Danny Clinch is the go-to rock photographer and has been for the past couple decades, and with good reason: He’s got an eye for portraits, candids, and live shots, and clearly the trust of his subjects. Bruce Springsteen, who Clinch has photographed on multiple occasions, even wrote the foreword for this lovely, heavy collection. But Clinch isn’t limited to classic rockers, as evidenced by his shots of everyone from Tom Waits to Nick Cave to Green Day to Rage Against The Machine. The common thread is that every shot in the book feels both intimate and artistic, which is no small feat when you’re taking shots of sweaty rockers. [Josh Modell]

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For the cross-media enthusiast who really appreciates the artifact: Language Lessons: Volume 1

Third Man Records, the independent record label founded by Jack White, expanded into books this year with its imprint Third Man Books. Its major release of the year is this box set, which features a 300-page hardbound book of poetry and prose, two vinyl LPs featuring poetry recitations and previously unreleased music from William Tyler, Destruction Unit, Ken Vandermark, and more. Also included are five broadsides featuring poetry and art from C.D. Wright, former Big Boys guitarist Tim Kerr, and folk artist Butch Anthony, among others. [Andrea Battleground]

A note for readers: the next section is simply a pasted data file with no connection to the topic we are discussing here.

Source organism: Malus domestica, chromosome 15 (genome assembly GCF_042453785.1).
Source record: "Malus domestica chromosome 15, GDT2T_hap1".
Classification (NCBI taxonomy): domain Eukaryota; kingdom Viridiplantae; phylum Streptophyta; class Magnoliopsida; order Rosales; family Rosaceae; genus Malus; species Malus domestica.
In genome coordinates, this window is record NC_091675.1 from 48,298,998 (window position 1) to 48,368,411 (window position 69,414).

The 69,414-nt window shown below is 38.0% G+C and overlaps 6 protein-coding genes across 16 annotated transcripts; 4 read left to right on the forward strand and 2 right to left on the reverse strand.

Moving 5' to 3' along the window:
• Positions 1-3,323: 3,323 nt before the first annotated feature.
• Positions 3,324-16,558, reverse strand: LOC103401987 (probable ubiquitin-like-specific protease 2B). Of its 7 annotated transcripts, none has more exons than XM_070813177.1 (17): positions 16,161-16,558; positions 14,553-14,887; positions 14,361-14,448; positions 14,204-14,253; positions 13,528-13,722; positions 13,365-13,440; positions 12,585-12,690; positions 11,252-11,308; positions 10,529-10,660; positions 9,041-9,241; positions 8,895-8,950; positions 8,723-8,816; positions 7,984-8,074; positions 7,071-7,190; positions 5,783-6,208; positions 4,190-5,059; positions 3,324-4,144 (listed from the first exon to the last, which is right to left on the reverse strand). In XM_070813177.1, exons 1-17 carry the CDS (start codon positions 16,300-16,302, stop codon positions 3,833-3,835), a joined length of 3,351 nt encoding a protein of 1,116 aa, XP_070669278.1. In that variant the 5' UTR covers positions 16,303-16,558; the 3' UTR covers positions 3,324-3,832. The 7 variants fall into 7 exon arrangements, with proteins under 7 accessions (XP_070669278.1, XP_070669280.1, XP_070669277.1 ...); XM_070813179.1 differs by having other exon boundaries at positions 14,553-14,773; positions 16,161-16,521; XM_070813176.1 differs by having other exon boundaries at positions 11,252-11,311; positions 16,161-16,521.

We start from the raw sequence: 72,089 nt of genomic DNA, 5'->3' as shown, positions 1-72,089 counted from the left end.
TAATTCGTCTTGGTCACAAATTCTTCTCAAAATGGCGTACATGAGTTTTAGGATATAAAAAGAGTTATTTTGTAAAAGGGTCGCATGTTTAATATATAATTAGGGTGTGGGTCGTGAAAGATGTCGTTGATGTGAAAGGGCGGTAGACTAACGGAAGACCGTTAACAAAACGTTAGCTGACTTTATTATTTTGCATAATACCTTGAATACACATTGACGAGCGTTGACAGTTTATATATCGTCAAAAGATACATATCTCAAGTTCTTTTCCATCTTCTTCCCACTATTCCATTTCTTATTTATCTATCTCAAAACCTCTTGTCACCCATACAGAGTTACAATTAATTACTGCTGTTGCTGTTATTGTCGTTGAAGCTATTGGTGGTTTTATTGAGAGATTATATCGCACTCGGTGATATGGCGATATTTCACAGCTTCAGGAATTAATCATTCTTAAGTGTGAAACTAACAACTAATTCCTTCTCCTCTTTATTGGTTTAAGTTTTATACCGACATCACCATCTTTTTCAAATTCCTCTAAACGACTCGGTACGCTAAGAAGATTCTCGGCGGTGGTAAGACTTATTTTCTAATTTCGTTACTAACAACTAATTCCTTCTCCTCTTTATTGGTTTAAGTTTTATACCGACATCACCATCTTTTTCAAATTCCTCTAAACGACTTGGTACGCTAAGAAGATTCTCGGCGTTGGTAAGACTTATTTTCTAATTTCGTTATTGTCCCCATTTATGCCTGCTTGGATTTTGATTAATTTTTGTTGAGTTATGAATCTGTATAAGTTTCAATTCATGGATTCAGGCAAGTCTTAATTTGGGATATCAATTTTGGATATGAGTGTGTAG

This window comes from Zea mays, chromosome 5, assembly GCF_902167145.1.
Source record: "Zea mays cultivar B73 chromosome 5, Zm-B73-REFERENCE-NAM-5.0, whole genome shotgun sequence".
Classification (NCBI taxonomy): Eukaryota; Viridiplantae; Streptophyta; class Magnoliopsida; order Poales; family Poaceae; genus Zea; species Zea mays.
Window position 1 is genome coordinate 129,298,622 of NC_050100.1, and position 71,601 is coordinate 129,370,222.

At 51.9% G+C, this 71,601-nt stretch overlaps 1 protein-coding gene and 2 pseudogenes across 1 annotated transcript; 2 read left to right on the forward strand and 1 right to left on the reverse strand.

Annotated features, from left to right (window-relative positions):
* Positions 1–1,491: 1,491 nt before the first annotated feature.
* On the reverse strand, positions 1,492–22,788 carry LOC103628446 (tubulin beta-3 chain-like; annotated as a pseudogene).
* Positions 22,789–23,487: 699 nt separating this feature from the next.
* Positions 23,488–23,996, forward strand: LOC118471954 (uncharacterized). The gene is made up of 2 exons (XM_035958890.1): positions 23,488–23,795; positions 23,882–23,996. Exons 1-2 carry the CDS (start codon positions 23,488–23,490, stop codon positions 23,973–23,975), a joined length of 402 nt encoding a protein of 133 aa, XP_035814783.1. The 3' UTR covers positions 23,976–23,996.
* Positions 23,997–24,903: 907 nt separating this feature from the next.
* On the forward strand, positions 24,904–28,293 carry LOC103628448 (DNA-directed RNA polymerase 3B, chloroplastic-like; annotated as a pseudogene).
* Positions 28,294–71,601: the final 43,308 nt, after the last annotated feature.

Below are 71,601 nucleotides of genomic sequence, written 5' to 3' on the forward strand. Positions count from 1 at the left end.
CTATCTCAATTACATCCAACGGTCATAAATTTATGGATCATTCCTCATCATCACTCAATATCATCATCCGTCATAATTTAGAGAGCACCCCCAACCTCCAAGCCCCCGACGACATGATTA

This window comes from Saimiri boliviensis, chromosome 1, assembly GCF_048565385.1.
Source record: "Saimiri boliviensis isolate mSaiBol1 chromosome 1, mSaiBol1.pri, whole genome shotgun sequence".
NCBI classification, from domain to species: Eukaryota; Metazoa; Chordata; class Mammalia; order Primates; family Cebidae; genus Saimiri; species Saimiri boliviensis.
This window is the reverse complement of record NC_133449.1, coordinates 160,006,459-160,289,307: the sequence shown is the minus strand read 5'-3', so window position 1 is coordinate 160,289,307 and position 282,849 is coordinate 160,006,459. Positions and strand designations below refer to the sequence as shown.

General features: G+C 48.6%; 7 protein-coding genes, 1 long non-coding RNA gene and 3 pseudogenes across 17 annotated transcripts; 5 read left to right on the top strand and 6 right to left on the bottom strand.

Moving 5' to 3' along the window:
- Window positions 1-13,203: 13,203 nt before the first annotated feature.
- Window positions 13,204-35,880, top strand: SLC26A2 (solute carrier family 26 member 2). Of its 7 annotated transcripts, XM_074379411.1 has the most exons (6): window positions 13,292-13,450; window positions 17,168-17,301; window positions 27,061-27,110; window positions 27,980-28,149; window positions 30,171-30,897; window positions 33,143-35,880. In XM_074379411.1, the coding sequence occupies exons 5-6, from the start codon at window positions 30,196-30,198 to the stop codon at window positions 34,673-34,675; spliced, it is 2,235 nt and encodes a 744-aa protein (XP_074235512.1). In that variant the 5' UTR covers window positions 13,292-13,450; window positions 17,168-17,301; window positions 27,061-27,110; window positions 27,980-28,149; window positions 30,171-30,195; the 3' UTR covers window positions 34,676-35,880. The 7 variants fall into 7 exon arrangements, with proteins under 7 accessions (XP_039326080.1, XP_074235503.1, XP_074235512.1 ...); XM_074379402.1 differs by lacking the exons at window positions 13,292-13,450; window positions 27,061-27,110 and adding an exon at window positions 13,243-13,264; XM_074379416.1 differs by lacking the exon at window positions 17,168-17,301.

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For the one friend who’s really into sci-fi yet refuses to get into comics/For that last holdout: Saga Deluxe Edition Volume 1

Praise for Brian K. Vaughan and Fiona Staples’ epic series is well documented, especially on this website. But there’s a reason for that: It’s really good. Both artists are firing on all cylinders with this title, and aside from its graphic sex, interstellar war, and philosophical slant, Saga is basically a family drama featuring multiple (flawed) heroes and an adorable kid. Just read it, already. [Andrea Battleground]

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For the comics reader who judges a book by its cover: Marvel Comics: 75 Years Of Cover Art

DK Publishers takes an intriguing approach to Marvel Comics history in this oversized hardcover, exploring how the publisher’s output evolved over 75 years by looking at some of Marvel’s most iconic covers. Providing page after page of dramatic visuals ranging from Jack Kirby’s bombastic work on early Marvel titles to David Aja’s evocative art for Hawkeye, it’s a fantastic resource for people that want to learn what goes into making an impactful cover image. [Oliver Sava]

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For the kid who wants to see princesses kick butt: Princess Ugg Vol. 1